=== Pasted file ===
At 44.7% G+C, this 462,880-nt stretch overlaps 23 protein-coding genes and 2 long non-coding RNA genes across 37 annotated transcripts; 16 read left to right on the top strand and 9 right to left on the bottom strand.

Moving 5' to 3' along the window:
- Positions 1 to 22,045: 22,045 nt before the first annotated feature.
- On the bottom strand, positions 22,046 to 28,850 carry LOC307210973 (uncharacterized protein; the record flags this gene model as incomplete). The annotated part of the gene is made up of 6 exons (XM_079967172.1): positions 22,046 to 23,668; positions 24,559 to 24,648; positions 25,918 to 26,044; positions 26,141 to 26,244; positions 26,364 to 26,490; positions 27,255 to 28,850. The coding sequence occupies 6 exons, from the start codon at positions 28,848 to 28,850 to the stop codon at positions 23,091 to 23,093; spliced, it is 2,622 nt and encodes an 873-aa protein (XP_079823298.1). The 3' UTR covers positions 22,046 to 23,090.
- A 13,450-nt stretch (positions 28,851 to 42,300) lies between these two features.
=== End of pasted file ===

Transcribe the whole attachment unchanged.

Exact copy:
At 44.7% G+C, this 462,880-nt stretch overlaps 23 protein-coding genes and 2 long non-coding RNA genes across 37 annotated transcripts; 16 read left to right on the top strand and 9 right to left on the bottom strand.

Moving 5' to 3' along the window:
- Positions 1 to 22,045: 22,045 nt before the first annotated feature.
- On the bottom strand, positions 22,046 to 28,850 carry LOC307210973 (uncharacterized protein; the record flags this gene model as incomplete). The annotated part of the gene is made up of 6 exons (XM_079967172.1): positions 22,046 to 23,668; positions 24,559 to 24,648; positions 25,918 to 26,044; positions 26,141 to 26,244; positions 26,364 to 26,490; positions 27,255 to 28,850. The coding sequence occupies 6 exons, from the start codon at positions 28,848 to 28,850 to the stop codon at positions 23,091 to 23,093; spliced, it is 2,622 nt and encodes an 873-aa protein (XP_079823298.1). The 3' UTR covers positions 22,046 to 23,090.
- A 13,450-nt stretch (positions 28,851 to 42,300) lies between these two features.